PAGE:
He joined after the truce in July 1921 and left in 1922 when it was disbanded. He had previously served a year as an officer in one of the Irish Regiments from 1919-20.Read an account today which implied ADRIC was the home of adventurers and mavericks with lots of booze and women. I don't think they were slavish followers of rules except for when it suited them, many were 'temporary gentlemen' unemployed after WW1. Not the elite the adverts suggested or vastly experienced combat veteran officers from the 'right sort of background' but a very interesting bunch. Check out 165 Interesting ADRIC men I wish I had been any one of them.
What is interesting is Dave Allen's dad who was an Auxie in a fairly controversial Company, left to join the Palestine Police then returned to Dublin to take over a Newspaper without it seems comment from the IRA. Strange bunch of people.
Most of the pre war officers had been killed off during the war. Most of the ADRIC were from upper working class/lower middle class backgrounds. They were from a variety of Regiments and Corps, and included RAF, RM and RN. A lot of them had seen action in the war, as can be seen from the medal ribbons. They included 3 awarded the VC. There were Australians, Canadians, and even an American amongst there number. One of the men murdered at Kilmichael was ex RFC/RAF with a DFC and 9 victories to his credit.
Officers at that time were awarded a bounty of about £1500 at the end of their military service, so they were not destitute when they applied. Pay was a pound a day all founded. At the end of their contract when they were disbanded in 1922 they were awarded an average bounty of £365.
The ADRIC were a means to an end. By 1920 the British had let the situation drift until Ireland was virtually ungovernable. You have to remember the world situation at the time. A World war like no other up to that time had just finished. The British had suffered a million dead, was broke and exhausted. The army was in a state of flux with the survivors of the war being demobbed and their places taken by raw recruits.
Old orders which had ruled for centuries like the Hapsburgs, Czars, and Ottomans had been swept away. There was a big civil war in Russia with low level civil wars in German,y Finland and elsewhere.The Poles under General Pilsudski had just given the Russians a good shoeing at the 'Miracle of the Vistula'
There was trouble in the Empire in Iraqi and India with the Amritsar affair, plus the Afghani's attempting a sneaky land grab in 1919.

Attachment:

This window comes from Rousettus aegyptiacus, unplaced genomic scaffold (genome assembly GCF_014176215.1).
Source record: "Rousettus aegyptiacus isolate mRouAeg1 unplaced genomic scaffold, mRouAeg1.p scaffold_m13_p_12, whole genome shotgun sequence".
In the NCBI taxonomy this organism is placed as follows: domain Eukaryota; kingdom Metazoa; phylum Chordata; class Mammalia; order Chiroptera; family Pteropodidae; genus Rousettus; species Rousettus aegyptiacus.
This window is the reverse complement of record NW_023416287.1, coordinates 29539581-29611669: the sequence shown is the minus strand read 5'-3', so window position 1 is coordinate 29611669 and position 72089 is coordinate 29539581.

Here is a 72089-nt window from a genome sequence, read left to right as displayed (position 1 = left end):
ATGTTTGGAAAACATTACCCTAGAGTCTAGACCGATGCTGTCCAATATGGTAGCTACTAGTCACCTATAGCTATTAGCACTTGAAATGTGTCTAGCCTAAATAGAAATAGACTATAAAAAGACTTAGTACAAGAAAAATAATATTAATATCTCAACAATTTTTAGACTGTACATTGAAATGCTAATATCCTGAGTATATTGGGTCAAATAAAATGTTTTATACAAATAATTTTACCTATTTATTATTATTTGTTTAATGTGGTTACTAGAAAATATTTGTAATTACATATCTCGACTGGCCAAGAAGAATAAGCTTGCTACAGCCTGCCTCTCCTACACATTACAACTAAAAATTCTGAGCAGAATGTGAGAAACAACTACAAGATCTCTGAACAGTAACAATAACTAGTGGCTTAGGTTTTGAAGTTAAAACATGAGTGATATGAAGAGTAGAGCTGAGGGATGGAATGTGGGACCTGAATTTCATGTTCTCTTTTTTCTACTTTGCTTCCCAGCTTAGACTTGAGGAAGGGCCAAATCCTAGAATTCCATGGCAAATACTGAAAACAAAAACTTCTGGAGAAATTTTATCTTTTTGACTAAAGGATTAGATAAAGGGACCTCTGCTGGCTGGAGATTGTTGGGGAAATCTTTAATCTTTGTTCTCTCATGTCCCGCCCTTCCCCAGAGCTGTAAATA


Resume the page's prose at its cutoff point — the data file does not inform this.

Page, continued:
At home there were strikes by soldiers angry at the delay in demobilisation, and by the police at poor terms and conditions. The Government were worried that the reds and the bolshevic's were going to rise up and seize power.
Add to this a pandemic with the Spanish flu. And then on top of this the paddies start playing up again.
The RIC Special Reserve with its influx of men with military service stablised the situation with holding ground with regard to RIC stations and were a static force intergrated with, and under the command of regular RIC officers. The ADRIC were organised in company strengh in different locations around the troubled areas. Their Company and Platoon officers were elected by their men usually being former company officers of Major and above.
Much of their performance and subseqent behaviour depended on the strengh of character of these men. They must have been dificult to handle being such a diverse bunch and being former officers doing what was basically a private soldiers job. K company was disbanded after they got out of control in Cork. Their was quite a turnover of personnel during their 17 month existance, with an averarage strengh of 1500 out of 2300 shown as having served.
At the end of the day the ADRIC with their constant raids on the IRA, backed up an army surge and marshall law forced Collins to the negotiating table where the treaty he signed was basically what was on offer in 1914. The British Government was then able to claim that 'It had been able to finally solve the Irish question', and hope that they didn't have to hear too much about the place again. Little did they know.
So, harsh method's looking from todays liberal viewpoint, even regarded by the King and public at the time with dismay, but with all history it must be looked at from the context of the time.